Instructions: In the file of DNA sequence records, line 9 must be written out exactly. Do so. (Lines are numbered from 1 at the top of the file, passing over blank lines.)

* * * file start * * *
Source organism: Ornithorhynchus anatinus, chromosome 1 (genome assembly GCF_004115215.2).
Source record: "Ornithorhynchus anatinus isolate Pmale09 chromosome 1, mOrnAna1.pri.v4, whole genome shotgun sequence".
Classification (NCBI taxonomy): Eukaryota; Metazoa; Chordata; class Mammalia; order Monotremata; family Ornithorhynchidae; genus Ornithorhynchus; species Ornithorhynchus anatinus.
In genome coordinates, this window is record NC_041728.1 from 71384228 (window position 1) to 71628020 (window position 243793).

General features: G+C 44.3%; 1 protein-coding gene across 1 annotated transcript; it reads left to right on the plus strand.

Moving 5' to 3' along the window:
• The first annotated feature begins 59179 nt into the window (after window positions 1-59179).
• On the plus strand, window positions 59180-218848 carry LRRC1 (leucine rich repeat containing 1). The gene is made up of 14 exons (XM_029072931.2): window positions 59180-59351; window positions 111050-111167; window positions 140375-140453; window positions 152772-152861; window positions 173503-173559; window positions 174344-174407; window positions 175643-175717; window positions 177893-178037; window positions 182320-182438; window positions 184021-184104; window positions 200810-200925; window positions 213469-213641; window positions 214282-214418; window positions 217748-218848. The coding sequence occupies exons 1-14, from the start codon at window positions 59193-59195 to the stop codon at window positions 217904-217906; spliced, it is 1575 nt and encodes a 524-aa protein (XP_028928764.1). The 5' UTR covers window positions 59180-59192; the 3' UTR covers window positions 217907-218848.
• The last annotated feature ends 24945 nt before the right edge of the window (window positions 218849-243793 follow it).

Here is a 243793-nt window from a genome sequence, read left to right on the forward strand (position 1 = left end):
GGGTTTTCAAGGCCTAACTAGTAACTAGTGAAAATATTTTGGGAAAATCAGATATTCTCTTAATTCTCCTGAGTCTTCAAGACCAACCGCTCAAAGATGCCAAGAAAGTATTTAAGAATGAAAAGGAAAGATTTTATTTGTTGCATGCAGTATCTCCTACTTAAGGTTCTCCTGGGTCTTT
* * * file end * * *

• The last annotated feature ends 24945 nt before the right edge of the window (window positions 218849-243793 follow it).